health status outcome: change (or lack of) in physical or mental status
social functioning: change (or lack of) in the ability of an individual to function in society
consumer satisfaction: response of an individual to services received from health provider or program
Risk Status (intermediate outcome): Change (or lack of) in the risk demonstrated or assumed to be associated with health status.
Process: What is done to, for, with, or by defined individuals or groups as part of the delivery of services, such as performing a test or procedure or offering an educational service.
Capacity: The ability to provide specific services, such as clinical screening and disease surveillance, made possible by the maintenance of the basic infrastructure of the public health system, as well as by specific program resources.
SOURCE: National Research Council, 1997:9.
appropriate, of course, there should be consensus that the result being measured is directly related to the health outcome of interest, although it is rarely possible to account adequately for all of the many confounding factors that affect the ultimate health outcome. Similarly, process and capacity measures should have a recognized and generally accepted relationship to relevant health outcomes.
For example, a state with a goal of reducing its mortality rate from breast cancer could seek to reduce the risk of death by increasing the number of mammograms provided to women aged 50 and over. The mammography rate could then be used as a risk status measure. In addition, the state could track changes in processes (e.g., health education programs, requirements that private insurers include coverage of specific activities such as mammography or surgical treatment, and postoperative follow-up care) and elements of capacity (e.g., numbers of trained staff and facilities offering mammography screening) that are
believed to be related to the level of mortality from breast cancer. A detailed set of such measures could provide some understanding of the particular services that are available and that may be contributing to or inhibiting desired changes.
Phase I: Focus on Selection of Performance Measures
In its first report, the panel identified various outcome, process, and capacity measures that it considered suitable for federal-state performance partnership agreements under the specific grant programs for which PPGs had been proposed. The panel emphasized that these particular measures were representative examples, not a definitive or exhaustive list. Because health needs and program priorities, as well as data resources, vary among states and will surely vary over time, all of these measures will not be appropriate for every state and every future need. This is especially true for the process and capacity measures. States can pursue many reasonable strategies to improve health outcomes, and each strategy may require a different set of process and capacity measures. To illustrate the range of potential strategies and the implications for process measures for a single program goal, Table 1-1 (reprinted from the panel's first report) lists examples of strategies for reducing the incidence of tobacco smoking and process measures associated with each strategy.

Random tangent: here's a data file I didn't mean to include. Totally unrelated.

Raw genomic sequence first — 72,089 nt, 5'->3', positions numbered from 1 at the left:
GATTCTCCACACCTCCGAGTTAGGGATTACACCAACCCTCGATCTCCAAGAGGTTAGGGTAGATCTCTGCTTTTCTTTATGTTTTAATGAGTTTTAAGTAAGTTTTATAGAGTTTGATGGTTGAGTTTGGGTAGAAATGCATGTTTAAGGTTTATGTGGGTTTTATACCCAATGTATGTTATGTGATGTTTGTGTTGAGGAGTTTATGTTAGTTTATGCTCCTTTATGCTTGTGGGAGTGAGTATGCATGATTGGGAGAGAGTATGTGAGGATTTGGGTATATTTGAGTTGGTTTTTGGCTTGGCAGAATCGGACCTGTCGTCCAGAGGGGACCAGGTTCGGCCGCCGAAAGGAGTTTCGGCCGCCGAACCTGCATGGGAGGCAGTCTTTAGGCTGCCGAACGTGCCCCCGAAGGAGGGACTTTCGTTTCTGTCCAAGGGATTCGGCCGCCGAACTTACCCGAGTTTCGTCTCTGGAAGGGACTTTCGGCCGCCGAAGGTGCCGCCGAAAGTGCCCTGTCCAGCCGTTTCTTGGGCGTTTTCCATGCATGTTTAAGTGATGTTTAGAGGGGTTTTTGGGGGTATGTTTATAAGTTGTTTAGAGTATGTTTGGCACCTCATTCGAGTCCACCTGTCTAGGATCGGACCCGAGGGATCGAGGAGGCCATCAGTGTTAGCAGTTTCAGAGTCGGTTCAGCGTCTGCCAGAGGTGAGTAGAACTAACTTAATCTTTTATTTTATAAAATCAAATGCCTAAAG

As part of phase I of the study, the panel also addressed broader issues of performance measurement by providing a general analytic framework for use by states and DHHS in assessing the appropriateness of outcome, process, and capacity measures for individual performance agreements. Recognizing that data resources and measurement methods need improvement, the panel recommended in its first report that DHHS continue to work with states and local areas toward several infrastructure goals: developing common definitions and measurement methods; encouraging efficient development of data resources that would support multiple public health, mental health, and substance abuse needs; incorporating state and local data priorities in national infrastructure development efforts; and promoting state and local data collection and analytic capabilities. These issues are addressed more thoroughly in the present report.
The principal conclusions and recommendations of the panel's first report are briefly reviewed below.
Use of Measures of Process and Capacity as Well as Outcomes
Despite their widespread use and intuitive appeal, health outcome measures by themselves are insufficient for monitoring the effectiveness of a given program in achieving health goals. One reason is that outcomes are often influenced by factors other than activities associated with a particular program or agency. An example is mammography rates for women over age 50, which can be affected by factors such as state-sponsored consumer education, private advertising, tech-
TABLE 1-1 Examples of Program Strategies and Related Process Measures for Reducing the Incidence of Tobacco Smoking
Limit illegal youth purchases of smoking tobacco
Percentage of vendors who illegally sell smoking tobacco to minors
Percentage of communities with ordinances and regulations restricting smoking tobacco sales
Number of vending machines selling smoking tobacco in locations accessible by youth
Presence or absence of state or local tobacco retailer licensing system
Increase the price of tobacco products
Amount of excise tax (cents) per pack of cigarettes
Restrict smoking tobacco advertising
Percentage of communities with ordinances or regulations restricting smoking tobacco advertising